E-publishing, particularly e-self-publishing, is a burning hot topic this summer. Blogs and discussion boards are fired up for and against (Verla Kay's Blue Board thread "all the buzz about e-books" stretches 14 pages and claims 6050 hits as of this writing.)
I'm not here to persuade writers to e-s-p, nor to argue that they shouldn't. I want to focus on one powerful argument against it. How will readers be able to find the best—or even the good—e-s-p books among hundreds of thousands on offer? Popularity filters already exist. But where's the Quality Filter?
Replies to this argument tend to express merely a general optimism about how these things tend to evolve and sort themselves out naturally on the Web.
Because the objection is valid. Customers (especially for Kidlit) want Quality, and they want to find it quickly and easily. Quality Filters for e-pubbing in general, and e-self-pubbing in particular, won't work until they're at least as efficient and reliable as the filters we have in traditional publishing.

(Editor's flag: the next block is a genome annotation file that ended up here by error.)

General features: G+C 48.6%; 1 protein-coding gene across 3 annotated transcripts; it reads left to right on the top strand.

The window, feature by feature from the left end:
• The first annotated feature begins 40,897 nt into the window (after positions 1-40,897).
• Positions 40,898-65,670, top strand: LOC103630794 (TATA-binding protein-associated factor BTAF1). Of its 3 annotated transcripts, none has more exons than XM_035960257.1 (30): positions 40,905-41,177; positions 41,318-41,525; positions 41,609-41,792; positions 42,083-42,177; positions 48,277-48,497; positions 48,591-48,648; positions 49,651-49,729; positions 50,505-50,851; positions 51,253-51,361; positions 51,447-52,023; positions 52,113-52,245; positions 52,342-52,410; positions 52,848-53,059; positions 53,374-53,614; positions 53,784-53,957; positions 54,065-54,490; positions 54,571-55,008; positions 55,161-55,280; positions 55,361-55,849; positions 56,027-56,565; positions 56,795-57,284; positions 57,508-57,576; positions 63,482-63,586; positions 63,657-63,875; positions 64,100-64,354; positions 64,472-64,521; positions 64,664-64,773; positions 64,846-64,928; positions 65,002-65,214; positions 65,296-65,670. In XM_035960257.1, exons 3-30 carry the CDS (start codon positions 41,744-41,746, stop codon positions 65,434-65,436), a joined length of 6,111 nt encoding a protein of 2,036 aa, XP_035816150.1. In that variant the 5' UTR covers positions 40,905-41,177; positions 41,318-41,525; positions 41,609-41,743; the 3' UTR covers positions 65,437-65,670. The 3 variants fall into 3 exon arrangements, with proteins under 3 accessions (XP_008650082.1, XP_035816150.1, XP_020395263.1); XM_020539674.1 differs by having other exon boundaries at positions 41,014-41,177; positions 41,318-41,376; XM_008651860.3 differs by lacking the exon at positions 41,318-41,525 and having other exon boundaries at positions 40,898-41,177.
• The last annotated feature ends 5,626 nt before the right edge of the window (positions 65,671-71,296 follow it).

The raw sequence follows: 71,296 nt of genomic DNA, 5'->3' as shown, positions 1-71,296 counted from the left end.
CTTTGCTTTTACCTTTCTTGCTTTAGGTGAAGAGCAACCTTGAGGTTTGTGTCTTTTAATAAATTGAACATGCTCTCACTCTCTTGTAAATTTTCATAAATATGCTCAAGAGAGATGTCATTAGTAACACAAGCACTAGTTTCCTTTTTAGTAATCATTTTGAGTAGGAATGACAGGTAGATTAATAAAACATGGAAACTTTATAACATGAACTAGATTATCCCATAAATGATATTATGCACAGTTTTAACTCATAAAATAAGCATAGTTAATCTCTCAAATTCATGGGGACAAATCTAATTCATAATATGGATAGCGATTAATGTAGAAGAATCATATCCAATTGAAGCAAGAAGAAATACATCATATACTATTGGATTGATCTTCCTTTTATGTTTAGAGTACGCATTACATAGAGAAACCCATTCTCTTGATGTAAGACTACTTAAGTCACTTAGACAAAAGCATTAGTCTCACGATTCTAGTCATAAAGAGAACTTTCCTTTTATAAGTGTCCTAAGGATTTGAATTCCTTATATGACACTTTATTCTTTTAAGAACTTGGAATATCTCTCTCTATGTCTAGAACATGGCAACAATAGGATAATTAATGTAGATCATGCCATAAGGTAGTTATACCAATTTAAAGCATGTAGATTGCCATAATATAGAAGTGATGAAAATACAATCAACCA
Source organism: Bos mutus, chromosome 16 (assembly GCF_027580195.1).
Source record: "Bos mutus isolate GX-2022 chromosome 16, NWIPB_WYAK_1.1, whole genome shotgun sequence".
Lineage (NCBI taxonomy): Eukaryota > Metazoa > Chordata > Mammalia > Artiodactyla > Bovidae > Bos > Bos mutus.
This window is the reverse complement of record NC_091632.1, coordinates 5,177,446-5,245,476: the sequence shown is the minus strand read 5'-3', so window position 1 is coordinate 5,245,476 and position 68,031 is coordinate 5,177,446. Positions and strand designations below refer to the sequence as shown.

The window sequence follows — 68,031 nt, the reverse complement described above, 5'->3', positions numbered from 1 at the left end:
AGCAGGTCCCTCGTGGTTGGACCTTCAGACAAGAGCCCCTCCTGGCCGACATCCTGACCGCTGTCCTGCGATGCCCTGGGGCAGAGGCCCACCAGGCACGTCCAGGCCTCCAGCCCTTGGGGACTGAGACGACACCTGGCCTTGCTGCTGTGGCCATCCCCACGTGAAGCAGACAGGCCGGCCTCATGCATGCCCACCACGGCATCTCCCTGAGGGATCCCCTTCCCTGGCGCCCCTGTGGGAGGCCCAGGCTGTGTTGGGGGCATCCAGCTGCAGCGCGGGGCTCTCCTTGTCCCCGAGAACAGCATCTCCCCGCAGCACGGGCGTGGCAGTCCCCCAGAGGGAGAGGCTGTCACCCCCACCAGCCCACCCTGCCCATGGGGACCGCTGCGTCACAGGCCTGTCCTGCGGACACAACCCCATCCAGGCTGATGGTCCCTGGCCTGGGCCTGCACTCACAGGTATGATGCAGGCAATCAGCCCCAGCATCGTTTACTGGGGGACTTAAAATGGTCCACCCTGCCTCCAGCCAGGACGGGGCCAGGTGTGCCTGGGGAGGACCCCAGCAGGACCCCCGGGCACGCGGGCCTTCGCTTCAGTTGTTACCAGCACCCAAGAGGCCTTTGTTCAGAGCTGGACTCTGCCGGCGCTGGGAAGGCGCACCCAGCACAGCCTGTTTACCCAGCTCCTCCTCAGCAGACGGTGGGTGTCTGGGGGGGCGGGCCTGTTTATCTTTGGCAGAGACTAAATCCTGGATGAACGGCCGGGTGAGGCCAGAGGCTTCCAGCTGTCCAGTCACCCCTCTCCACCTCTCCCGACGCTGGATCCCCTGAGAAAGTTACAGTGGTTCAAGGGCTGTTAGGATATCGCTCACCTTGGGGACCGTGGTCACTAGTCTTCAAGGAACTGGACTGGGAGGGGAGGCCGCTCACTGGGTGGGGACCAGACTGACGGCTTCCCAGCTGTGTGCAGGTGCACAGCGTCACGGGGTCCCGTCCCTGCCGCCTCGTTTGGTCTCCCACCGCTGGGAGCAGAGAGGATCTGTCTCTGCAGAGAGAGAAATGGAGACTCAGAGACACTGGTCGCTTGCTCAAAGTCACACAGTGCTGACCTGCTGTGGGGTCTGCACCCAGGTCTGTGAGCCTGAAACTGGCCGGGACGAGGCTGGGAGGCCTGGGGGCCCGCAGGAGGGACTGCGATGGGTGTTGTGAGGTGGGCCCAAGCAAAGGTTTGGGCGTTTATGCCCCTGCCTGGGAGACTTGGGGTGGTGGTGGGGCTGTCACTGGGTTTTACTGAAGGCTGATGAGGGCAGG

So—what Quality Filters exit in traditional Kidlit Publishing?
- Agents. (Because most slush stops here nowadays.)
- Teachers and librarians
- Bookstores, real or virtual
- Word of Internet and Word of Mouth
(As I listed these, I realized that most of these filters are weakening these days. Bookstores are closing; review publications faltering; educators and libraries struggle with tighter budgets; marketing departments wield a powerful veto over editorial choices. Even the prize committees are under attack in recent years, from those who object to their criteria or its application.)
Do any of the same Quality Filters operate for e-s-p books?
- On-line publishers? The ones I've seen seem geared to adult genres.
- On-line bookstores? Neither reliable (provide only favorable professional reviews) nor efficient.
- Teachers and librarians? Huge potential, once they figure out a system to share ratings.
- Internet word-of-mouth (blogs, clubs, ads, social networks, etc.)? Need their own Quality Filter!
So I'd like to propose several possible E-Quality Filter models that can be created quickly, by the existing Kidlit community itself.
1) Pay a visit to the writers' cooperative e-bookstore at http://www.bookviewcafe.com/ Here the Quality Filter is the presence of some well-known, distinguished authors. Their names suggest a level of quality for all the authors in the co-op. The big names also serve as a magnet for search engines, exposing the less-known authors to potential readers.